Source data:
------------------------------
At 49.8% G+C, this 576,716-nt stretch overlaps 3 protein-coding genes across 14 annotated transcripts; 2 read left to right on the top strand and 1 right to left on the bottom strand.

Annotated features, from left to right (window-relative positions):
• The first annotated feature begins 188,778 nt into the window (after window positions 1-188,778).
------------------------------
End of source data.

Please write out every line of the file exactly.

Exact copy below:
At 49.8% G+C, this 576,716-nt stretch overlaps 3 protein-coding genes across 14 annotated transcripts; 2 read left to right on the top strand and 1 right to left on the bottom strand.

Annotated features, from left to right (window-relative positions):
• The first annotated feature begins 188,778 nt into the window (after window positions 1-188,778).